TU student shared racist and homophobic messages

Former statewide Chair of College Republicans Sheridan Nolen posted offensive memes, inciting controversy among party figures.

On March 7, the OU student newspaper, OU Daily, leaked multiple screenshots from the OU College Republicans GroupMe that contained explicitly racist, homophobic and otherwise insensitive content. The president of OU College Republicans, Luke Harshaw, was present in a vast majority of these posts, prompting serious questions surrounding the leadership of the chapter.

Swiftly after the release of these College Republican screenshots, Brandon Swearingen, an accounting and pre-law major at the University of Oklahoma, posted a tweet calling out a member of the TU student body for similar actions: “If you think discrimination is limited to OU College Republicans, you’re wrong. These screenshots feature the statewide Chair of Oklahoma College Republicans [Sheridan Nolen] literally making jokes about killing gays. Luke Harshaw is a statewide officer.”

The screenshots attached to the tweet were a series of jokes made at the expense of racial minorities and the LGBTQ community. Nolen was featured prominently throughout the screenshots. The tweet resulted in the posting of other screenshots from various group chats that were similarly themed. References to Mike Pence killing gay people, racial slurs and poking fun at exaggerated Republican talking points were all present.

According to Swearingen, he received a phone call from Nolen directly after making the post. In addition to confronting him about the tweet, Nolen allegedly offered her resignation from her position as statewide Chair of College Republicans in exchange for Swearingen removing the post from Twitter. Swearingen refused.

He later claimed that his position as a policy researcher at the Oklahoma State Capitol was in jeopardy due to his Twitter post. Swearingen later said that high-ranking members of the Oklahoma GOP demanded his removal from the Capitol due to his posting of the screenshots. In addition to the threat to his job, Swearingen also experienced fallout in the form of intimidating phone calls and messages from many claiming to be associated with the Oklahoma GOP.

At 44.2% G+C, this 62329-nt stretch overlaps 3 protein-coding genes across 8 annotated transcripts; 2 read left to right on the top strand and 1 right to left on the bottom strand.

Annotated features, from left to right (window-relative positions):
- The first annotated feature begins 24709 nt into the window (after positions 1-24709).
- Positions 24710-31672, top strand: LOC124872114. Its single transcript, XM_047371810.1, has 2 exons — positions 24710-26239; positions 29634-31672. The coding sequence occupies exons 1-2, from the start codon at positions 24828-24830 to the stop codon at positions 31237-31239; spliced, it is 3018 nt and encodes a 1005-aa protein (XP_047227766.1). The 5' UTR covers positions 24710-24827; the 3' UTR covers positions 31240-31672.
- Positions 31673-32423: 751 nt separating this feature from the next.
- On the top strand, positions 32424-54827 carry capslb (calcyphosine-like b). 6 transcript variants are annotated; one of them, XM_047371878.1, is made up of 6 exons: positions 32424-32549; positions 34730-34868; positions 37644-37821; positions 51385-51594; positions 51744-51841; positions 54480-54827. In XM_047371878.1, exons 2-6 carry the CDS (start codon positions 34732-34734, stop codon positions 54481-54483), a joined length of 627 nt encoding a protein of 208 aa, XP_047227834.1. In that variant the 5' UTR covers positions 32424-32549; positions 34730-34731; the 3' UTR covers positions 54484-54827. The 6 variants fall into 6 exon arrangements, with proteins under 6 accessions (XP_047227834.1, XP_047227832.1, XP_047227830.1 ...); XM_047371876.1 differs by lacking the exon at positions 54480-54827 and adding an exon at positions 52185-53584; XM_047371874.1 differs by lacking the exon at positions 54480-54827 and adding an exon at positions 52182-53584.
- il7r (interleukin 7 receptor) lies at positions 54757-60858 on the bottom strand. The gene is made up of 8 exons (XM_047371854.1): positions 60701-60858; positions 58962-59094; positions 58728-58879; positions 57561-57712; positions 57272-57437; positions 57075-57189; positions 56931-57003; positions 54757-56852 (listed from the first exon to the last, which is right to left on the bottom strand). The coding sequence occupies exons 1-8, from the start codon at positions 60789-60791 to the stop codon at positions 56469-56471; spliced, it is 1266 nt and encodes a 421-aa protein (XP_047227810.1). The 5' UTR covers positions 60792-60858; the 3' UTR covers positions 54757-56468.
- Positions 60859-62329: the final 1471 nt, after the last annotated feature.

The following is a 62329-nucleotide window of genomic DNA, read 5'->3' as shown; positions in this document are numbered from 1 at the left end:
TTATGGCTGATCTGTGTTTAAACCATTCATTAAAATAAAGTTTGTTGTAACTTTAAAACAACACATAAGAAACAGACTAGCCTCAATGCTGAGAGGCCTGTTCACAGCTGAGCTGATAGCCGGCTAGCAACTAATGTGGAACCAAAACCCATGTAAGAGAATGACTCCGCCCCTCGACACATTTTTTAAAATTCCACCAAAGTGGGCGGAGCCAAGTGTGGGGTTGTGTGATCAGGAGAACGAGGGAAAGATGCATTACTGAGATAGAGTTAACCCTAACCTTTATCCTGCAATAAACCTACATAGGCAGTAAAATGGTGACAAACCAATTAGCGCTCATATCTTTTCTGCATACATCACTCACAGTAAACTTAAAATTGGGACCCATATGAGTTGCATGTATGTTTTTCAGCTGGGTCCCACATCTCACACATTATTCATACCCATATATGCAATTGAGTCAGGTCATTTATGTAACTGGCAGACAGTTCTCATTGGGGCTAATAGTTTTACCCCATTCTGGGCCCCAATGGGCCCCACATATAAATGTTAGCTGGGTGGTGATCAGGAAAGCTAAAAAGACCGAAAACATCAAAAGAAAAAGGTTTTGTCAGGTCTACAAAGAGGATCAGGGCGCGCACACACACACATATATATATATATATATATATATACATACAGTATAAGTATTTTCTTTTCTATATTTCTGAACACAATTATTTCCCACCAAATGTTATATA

On March 12, all chapters of College Republicans at Oklahoma universities, excluding OU, signed a letter condemning Sheridan Nolen and Luke Harshaw and calling for their resignations. One of the signees was the president of TU College Republicans, Erica Martin. Martin declined an interview, citing instead the content of the letter and its corresponding Facebook post. Shortly after this letter was signed and published on social media, the undersigned College Republican chapters received a cease-and-desist letter from Nolen, putting the threat of legal action on the table if the posts were not removed.

Regarding what the Student Code of Conduct said in relation to questionable conduct on social media, Earl Johnson, the vice president of Student Affairs at TU stated, “TU expects all members of the campus community to interact with one another and the university — whether on social media, verbally, in writing or through any form of digital communication — with mutual respect, dignity, trust and honor. Engaging in irresponsible conduct or behavior that does not model good citizenship or reflects poorly upon the TU community is prohibited. Such conduct can include communications — whether in person or online.

“In addition, actions that rise to the level of harassment or degradation of any member of our community related to race, color, religion, national origin, sex, age, disability, sexual orientation or gender identity and expression are not tolerated. Any of these actions would be reviewed and investigated as a breach of the student code of conduct. Sanctions would depend on the severity of the conduct.”

The University of Tulsa is in a unique position to handle these kinds of situations as a private university. TU can act as it sees fit to enforce the Student Code of Conduct, as well as unilaterally work to ensure an open and inclusive environment on campus.

This kind of conduct, both online and in the legal realm, goes beyond what the Code of Conduct outlines. However, the University of Tulsa administration has yet to issue a public statement regarding the incident. When asked about issuing a statement, they responded by saying, “The university does not comment on actions related to specific students.” Nolen was contacted for an interview but declined, citing the same privacy reasons as TU administration.

The situation connects to the more widespread OU College Republican situation, which additionally acts as an area that many universities are not ready to act on when policy is broken. However, what differs this incident from the one in Norman is the retaliation attempts that followed the screenshots being posted.

Post Author: Chris Lierly